Castellanos recently spoke with Waste360 about how she turned her passion for the environment into a career and the challenges she’s currently seeing in the industry.

Mallory Szczepanski, Vice President of Member Relations and Publications

September 13, 2016

8 Min Read
Candy Castellanos Turned her Passion for the Environment into a Career

Candy Castellanos, statewide resources section manager for the Washington Department of Ecology, was born on Earth Day and has always been interested in the environment and spreading awareness of the planet. Coincidence? Maybe, maybe not

Castellanos kicked off her career by starting an Earth Club at her grade school, which has continued to grow and still exists today. Since then, she helped Waste Management launch its Recycle Corps internship program for college students and in 2013, she organized and hosted the Washington State Recycling Association’s first-ever Recycled Fashion Show.

In addition to those efforts, Castellanos has earned herself a number of awards, including a Waste360 40 Under 40 award and a number of awards from the Solid Waste Association of North America.

“Candy launched her professional work for positive change in environmental education in 2002. In 2009, she discovered the wild world of recycling education and started dedicating her social-marketing-savvy and high-velocity energy to the materials management industry,” says Deanna Seaman. “Her dedication was apparent from day one, and she jumped right into a leadership role in the industry.”

Castellanos recently spoke with Waste360 about how she turned her passion for the environment into a career, the challenges she’s currently seeing in the industry and the Washington Department of Ecology’s goals for this year.

WM-360-GLASS-S1-1-180.jpgWaste360: What led you to want to have a career in the waste and recycling industry?

Candy Castellanos: I was born on Earth Day, and I have always been interested in the environment and spreading awareness of the planet.

During the summer after 7th grade, I was selected to go to a leadership conference at Stanford, and I came back home with new words like “grassroots.” While I was there, I saw my first motivational speaker, and they really lit a spark in me about the types of things that I wanted to be involved in.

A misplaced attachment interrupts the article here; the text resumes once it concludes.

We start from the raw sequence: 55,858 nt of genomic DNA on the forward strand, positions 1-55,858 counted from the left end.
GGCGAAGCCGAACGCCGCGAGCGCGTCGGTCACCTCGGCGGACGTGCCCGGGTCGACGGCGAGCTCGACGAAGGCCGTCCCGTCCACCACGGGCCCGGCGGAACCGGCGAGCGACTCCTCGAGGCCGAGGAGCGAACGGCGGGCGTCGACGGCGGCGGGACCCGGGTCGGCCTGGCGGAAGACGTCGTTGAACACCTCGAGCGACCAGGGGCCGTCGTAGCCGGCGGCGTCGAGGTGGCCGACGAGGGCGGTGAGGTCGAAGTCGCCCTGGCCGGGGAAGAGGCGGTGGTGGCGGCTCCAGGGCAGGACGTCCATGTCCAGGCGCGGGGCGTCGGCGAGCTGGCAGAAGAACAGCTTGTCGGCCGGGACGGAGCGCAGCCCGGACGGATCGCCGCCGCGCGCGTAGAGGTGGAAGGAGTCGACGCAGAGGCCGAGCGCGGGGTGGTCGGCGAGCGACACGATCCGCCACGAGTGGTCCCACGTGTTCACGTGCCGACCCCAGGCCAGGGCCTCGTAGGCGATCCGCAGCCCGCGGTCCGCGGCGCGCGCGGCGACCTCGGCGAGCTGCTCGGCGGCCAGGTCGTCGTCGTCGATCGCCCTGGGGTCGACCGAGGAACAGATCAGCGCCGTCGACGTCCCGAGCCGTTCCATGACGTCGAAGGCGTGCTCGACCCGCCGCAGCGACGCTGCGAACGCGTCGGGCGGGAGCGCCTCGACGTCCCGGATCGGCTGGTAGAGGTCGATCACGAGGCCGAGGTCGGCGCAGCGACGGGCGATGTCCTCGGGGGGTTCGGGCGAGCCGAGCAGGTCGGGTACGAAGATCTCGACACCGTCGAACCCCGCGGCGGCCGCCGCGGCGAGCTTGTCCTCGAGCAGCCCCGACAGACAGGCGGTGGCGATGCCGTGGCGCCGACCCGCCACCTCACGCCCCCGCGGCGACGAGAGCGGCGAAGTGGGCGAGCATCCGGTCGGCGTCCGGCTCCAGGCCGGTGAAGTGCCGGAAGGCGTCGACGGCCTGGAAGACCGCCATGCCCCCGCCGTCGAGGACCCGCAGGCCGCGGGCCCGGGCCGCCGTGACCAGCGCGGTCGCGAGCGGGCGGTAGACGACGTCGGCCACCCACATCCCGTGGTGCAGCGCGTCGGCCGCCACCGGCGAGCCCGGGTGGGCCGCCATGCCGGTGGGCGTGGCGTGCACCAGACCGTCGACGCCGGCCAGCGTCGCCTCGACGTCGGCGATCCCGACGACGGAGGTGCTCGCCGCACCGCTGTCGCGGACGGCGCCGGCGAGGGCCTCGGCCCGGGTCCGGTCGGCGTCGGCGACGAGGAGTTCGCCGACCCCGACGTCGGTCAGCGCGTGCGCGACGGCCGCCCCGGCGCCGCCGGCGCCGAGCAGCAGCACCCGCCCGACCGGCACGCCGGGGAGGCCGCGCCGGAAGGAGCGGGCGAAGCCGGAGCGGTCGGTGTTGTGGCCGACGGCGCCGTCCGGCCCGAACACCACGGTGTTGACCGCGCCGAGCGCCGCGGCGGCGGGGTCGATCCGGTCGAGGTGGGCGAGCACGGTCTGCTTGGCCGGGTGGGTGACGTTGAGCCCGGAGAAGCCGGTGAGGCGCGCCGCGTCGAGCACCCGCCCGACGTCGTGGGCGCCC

After attending the conference, I decided to start my own club at school called Earth Club, which is actually still around to this day and is now districtwide. With Earth Club, students have the chance to participate in events and volunteer work like picking up litter in the park during Earth Week.

I also worked with a sponsor teacher at my school to figure out how much paper was being thrown away at the school. We had the trophy cases cleaned out and in one week’s time, we filled the trophy cases with all of the paper that was being thrown away in the classroom. With that visible showcase, we were able to make the case for the school’s first recycling program. We also helped recycle cans and bottles, which helped fund the end-of-year “Fun Days” and activities for each grade.

All of those opportunities were a great start for me and my career. As I went through school, I ended up studying environmental education for a long time and after a while, I shifted gears and studied political science and environmental education.

In 2009, I reached out to the CEO of a startup company that I was following here in Seattle, and I ended up getting a job there designing its outreach and education programs. During that process, I got really involved in the local waste and recycling community, and I started participating in the Washington State Recycling Association. After a while, I ran for the board, and now I am the vice president.

Through my experience in that first outreach and education job in recycling, I was actually recruited to be the senior manager for outreach and education at Waste Management. While I was there, I received the funding and support I needed to create a recycle core program, which allowed 12 college students per year to go through a 12-week, full-time internship program. With this program, students received hands-on education so they could get a real feel for the industry.

From there, I was recruited over to the Washington Department of Ecology to lead its statewide resources section.

Waste360: Tell us about your role as statewide resources section manager for the Washington Department of Ecology.

Castellanos_Candy-130x150.jpgCandy Castellanos: For the Washington Department of Ecology, there are a number of different programs, and the waste and resources program has a number of different section managers. I am the section manager for the Statewide Resources group, which has 21 staff members and 17 different programs under its umbrella. Some of the programs that it includes are product stewardship, biosolids, recycling, composting, data use and strategy, public participation grants and coordinated prevention grants. Basically, we encompass all of the statewide programs and provide support for outreach, education and rulemaking for the laws centered on waste diversion, prevention, recycling and composting.